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"I am afraid, Gines Spinello," said one of the voices, " that this cursed creature will spoil our sport for to-night.1'

Now it was no wonder that the gentleman became so much interested in their conversation, for the fellow just mentioned was a notorious robber, and the terror of the whole province. The Hidalgo, therefore, felt a natural curiosity to behold so remarkable a character; and peeping down very cautiously between the leaves, he saw the two men sitting astride, with their faces towards each other, on the lowermost bough. They were so much below him, that he could not judge of their physiognomies ; but of course the very hair of their heads seemed, to his fancy, to partake of a very ruffianly expression.

"As for that matter," returned Spinello, " our job to-night is a trifling one that may be dispatched in two hours. What frets me more is to be obliged to sit thus, cock-horse, upon a cursed branch ; for I have always a misgiving at getting up into a tree, since nothing has proved so fatal to several of our gang."

The other, laughing heartily at these expressions, which he supposed to allude to the gallows, Gines interrupted him in a very grave tone.

"I mean no such matter," said he, "as you conclude. The gibbet indeed has made an end of some of us; but the trees I mean, were as much growing and flourishing as this. It was a chestnut too, that cost so dear to poor Lazarillo; wherefore, I would rather that this tree had been a cypress, or a yew even, or of some other kind."

"For my part, chestnut or not," said the other, "I feel myself much beholden to this good plant: notwithstanding, I should like to hear what happened to Lazarillo, and the others of the gang."

The Hidalgo by this time was quite as much interested in the mishap of Lazarillo: so laying himself along the bough, and grasping it with both his arms, he stooped his head sideways as low as he could, to listen to the story that Gines was going to relate.

"You are aware," said Spinello, "that when we have no affair of moment upon our hands, which requires us to go in company, it is usual for some of the cleverest amongst us to go abroad singly, on little adventures of their own. Thus it befel Lazarillo to take it in his head to pay a visit to a certain Hidalgo, who resides not a long way from this spot. There was a clump of chestnut trees in front of the house, all of them of wonderful bulk, having stood there a great many years, and it was the season when they were in full leaf. Lazarillo, coming a little too soon, and seeing a great many lights in the windows, clambered up into the greatest of these trees, which stood nearest to the house, in order to hide himself till dark, as well as to observe what was going on within the house. The boughs being very broad and smooth, he found his nest comfortable enough; and, besides, he was very well diverted to watch the motions of the servants, for some of the branches grew against the chamber windows, so that he could even see how the people bestowed the plate and valuables against the night. Whilst he was amusing himself in this way, the Hidalgo, who had been out sporting, came homewards with his fowling-piece in his hand; when just at this nick there flew up some large kind of bird, and made off directly for the tree.1'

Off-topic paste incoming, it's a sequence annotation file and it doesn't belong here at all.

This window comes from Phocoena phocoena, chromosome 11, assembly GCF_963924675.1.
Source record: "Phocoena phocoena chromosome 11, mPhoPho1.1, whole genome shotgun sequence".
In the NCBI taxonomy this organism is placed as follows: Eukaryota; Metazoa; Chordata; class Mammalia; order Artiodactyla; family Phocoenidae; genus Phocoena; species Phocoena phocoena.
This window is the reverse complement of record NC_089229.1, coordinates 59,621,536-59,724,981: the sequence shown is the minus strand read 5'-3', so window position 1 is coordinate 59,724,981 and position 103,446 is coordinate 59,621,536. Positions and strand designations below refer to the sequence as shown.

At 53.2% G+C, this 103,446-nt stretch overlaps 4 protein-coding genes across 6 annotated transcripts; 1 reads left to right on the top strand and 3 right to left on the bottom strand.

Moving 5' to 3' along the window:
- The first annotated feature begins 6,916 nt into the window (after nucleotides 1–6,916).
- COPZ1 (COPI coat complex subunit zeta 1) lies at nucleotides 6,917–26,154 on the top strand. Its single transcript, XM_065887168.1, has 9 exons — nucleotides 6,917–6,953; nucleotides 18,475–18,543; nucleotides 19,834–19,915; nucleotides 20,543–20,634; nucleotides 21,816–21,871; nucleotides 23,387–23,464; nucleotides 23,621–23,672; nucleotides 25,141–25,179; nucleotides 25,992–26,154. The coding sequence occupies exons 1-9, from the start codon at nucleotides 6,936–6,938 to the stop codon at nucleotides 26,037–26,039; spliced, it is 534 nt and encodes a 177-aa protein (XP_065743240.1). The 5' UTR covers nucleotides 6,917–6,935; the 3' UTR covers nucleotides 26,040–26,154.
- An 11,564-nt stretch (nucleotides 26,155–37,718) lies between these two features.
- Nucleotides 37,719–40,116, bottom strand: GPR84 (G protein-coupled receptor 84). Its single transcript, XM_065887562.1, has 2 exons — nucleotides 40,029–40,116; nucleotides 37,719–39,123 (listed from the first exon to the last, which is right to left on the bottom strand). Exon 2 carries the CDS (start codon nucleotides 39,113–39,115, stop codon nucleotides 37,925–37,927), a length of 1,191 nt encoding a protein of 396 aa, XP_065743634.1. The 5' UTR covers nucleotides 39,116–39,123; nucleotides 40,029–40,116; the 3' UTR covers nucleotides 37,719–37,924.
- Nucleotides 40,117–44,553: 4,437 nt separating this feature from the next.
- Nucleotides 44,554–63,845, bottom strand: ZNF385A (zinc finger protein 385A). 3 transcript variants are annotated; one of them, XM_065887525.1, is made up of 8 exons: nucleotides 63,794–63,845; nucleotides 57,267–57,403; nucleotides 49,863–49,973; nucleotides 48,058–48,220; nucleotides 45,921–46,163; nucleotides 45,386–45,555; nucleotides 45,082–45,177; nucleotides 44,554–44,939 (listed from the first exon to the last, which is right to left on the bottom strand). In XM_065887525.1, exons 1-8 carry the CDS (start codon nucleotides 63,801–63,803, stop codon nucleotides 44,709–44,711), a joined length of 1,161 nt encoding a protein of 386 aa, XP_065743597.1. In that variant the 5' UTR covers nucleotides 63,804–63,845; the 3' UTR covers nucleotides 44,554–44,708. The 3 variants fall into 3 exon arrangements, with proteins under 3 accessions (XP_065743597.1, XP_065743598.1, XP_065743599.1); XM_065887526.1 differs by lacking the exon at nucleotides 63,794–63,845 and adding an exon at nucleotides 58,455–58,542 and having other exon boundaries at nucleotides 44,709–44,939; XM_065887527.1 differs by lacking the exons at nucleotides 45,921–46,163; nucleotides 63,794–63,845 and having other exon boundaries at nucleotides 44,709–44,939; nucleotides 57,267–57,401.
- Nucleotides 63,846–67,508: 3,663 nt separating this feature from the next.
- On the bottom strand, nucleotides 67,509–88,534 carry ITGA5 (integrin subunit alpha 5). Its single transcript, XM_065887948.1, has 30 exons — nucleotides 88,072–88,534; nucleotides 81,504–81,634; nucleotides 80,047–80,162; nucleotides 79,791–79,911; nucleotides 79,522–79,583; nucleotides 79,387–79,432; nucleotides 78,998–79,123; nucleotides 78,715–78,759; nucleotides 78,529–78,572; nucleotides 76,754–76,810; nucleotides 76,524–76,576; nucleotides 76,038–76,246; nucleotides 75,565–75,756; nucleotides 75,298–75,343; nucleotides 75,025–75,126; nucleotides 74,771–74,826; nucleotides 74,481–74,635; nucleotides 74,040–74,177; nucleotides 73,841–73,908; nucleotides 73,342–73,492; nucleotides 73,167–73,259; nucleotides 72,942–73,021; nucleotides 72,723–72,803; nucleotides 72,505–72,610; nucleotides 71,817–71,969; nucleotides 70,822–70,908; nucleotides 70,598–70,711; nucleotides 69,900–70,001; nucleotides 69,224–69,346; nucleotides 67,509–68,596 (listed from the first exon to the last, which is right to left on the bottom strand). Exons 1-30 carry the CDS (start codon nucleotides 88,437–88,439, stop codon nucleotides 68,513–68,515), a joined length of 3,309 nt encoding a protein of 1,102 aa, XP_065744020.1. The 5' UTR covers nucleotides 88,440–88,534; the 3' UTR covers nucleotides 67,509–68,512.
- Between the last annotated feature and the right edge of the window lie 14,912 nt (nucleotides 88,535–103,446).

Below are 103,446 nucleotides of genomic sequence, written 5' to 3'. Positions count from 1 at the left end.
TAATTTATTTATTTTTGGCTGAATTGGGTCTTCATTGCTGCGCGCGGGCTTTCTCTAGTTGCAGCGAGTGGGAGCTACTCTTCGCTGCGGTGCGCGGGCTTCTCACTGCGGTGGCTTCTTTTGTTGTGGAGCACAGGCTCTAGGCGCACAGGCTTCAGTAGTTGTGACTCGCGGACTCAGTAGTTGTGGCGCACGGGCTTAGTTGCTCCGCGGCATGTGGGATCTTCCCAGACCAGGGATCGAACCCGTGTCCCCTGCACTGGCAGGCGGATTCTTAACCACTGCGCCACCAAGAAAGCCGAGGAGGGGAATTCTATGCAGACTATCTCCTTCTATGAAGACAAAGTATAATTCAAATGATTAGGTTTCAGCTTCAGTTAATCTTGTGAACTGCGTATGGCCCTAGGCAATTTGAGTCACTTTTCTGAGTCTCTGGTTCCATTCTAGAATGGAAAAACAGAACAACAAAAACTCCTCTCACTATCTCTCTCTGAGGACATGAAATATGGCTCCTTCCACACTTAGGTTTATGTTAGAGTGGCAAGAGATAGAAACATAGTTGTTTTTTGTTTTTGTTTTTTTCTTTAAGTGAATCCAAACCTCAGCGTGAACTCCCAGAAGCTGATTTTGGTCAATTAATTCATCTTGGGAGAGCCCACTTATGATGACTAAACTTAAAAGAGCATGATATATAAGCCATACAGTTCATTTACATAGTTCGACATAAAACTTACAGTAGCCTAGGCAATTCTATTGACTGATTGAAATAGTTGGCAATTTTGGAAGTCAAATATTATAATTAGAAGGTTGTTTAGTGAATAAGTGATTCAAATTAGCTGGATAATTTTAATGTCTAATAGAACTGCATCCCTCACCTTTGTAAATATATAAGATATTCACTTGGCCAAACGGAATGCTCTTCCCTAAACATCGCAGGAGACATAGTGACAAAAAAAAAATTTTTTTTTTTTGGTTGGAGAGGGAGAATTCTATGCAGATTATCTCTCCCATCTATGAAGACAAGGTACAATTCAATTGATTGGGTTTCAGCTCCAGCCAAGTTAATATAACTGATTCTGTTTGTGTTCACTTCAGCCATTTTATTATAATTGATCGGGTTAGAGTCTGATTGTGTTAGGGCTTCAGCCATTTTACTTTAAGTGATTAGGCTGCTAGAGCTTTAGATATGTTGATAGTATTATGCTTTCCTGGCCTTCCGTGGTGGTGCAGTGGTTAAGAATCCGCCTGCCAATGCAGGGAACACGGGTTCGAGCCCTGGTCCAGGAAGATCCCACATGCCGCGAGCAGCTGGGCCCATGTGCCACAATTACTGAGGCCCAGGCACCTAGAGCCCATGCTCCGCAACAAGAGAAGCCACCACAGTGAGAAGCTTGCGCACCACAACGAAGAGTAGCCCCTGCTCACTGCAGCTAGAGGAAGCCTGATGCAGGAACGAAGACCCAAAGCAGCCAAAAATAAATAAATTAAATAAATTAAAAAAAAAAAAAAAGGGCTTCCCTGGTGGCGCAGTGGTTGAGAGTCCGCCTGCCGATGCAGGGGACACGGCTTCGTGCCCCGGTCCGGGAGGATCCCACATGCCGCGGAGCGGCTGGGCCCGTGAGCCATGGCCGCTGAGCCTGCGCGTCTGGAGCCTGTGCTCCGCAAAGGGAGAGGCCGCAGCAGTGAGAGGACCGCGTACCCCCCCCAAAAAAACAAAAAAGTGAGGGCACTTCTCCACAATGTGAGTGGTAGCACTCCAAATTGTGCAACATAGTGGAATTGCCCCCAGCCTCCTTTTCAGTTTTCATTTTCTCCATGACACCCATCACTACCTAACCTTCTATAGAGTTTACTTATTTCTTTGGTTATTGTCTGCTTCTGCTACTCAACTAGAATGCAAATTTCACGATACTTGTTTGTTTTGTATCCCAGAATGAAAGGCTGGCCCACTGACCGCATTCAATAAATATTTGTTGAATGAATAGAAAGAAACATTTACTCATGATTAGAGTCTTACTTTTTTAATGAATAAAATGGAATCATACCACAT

"Well, wherefore do you stop?" asked the other rogue very eagerly, for at these worda Gines had made a tolerable long pause.

"I was thinking," said Gines, " that I heard a rustling overhead; but it was only some breeze amongst the leaves. I suppose the Hidalgo was willing to discharge his gun before he entered the house, for it was loaded with very large shot, which are never used to kill birds with; however, he fired after the fowl into the very middle of the leaves, and the devil guiding the lead, some of it went into the body of poor Lazarillo, who tumbled in a trice to the ground. If the shot had not killed him, the fall would have broken his neck, so that he was stone-dead upon the spot: however, to make sure of that matter, our governors made a point of hanging him afterwards upon another tree."

Herewith Gines vented a thousand horrible imprecations against the unfortunate sportsman; who had the evil luck to be sitting at that very moment above his head. The unhappy Hidalgo, though he was miserably terrified, dared not even to quake—the least motion causing a rustling amongst the leaves, or a creaking of the bough; and getting cramped, as any one must, to ride so long on a wooden chestnut horse, without a saddle, yet he could not venture to stretch a limb to relieve himself. In the mean time, fear caused such a boiling noise in his ears, as if of the devil's cauldron at a gallop, that he could not make out the history of the other robbers who had perished by means of

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